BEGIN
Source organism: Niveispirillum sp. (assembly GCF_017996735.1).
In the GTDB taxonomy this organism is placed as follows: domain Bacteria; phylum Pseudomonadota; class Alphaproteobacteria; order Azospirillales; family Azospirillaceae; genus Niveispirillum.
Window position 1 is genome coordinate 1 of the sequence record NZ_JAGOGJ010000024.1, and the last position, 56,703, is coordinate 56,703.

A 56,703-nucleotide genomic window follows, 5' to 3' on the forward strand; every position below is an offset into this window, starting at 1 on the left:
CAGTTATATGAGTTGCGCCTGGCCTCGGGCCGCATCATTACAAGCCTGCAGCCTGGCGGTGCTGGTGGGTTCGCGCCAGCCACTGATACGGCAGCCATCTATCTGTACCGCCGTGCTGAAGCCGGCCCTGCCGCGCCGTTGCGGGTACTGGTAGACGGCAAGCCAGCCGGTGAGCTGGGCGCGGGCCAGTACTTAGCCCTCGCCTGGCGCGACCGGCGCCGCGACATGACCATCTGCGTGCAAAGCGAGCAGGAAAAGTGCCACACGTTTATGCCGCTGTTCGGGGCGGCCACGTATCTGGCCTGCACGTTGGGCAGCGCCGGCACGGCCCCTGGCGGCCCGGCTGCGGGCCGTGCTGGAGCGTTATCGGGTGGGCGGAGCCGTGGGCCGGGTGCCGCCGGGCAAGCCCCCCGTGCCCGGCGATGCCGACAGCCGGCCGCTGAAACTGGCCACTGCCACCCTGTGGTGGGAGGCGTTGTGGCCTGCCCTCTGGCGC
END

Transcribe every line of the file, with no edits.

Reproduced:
Source organism: Niveispirillum sp. (assembly GCF_017996735.1).
In the GTDB taxonomy this organism is placed as follows: domain Bacteria; phylum Pseudomonadota; class Alphaproteobacteria; order Azospirillales; family Azospirillaceae; genus Niveispirillum.
Window position 1 is genome coordinate 1 of the sequence record NZ_JAGOGJ010000024.1, and the last position, 56,703, is coordinate 56,703.

A 56,703-nucleotide genomic window follows, 5' to 3' on the forward strand; every position below is an offset into this window, starting at 1 on the left:
CAGTTATATGAGTTGCGCCTGGCCTCGGGCCGCATCATTACAAGCCTGCAGCCTGGCGGTGCTGGTGGGTTCGCGCCAGCCACTGATACGGCAGCCATCTATCTGTACCGCCGTGCTGAAGCCGGCCCTGCCGCGCCGTTGCGGGTACTGGTAGACGGCAAGCCAGCCGGTGAGCTGGGCGCGGGCCAGTACTTAGCCCTCGCCTGGCGCGACCGGCGCCGCGACATGACCATCTGCGTGCAAAGCGAGCAGGAAAAGTGCCACACGTTTATGCCGCTGTTCGGGGCGGCCACGTATCTGGCCTGCACGTTGGGCAGCGCCGGCACGGCCCCTGGCGGCCCGGCTGCGGGCCGTGCTGGAGCGTTATCGGGTGGGCGGAGCCGTGGGCCGGGTGCCGCCGGGCAAGCCCCCCGTGCCCGGCGATGCCGACAGCCGGCCGCTGAAACTGGCCACTGCCACCCTGTGGTGGGAGGCGTTGTGGCCTGCCCTCTGGCGC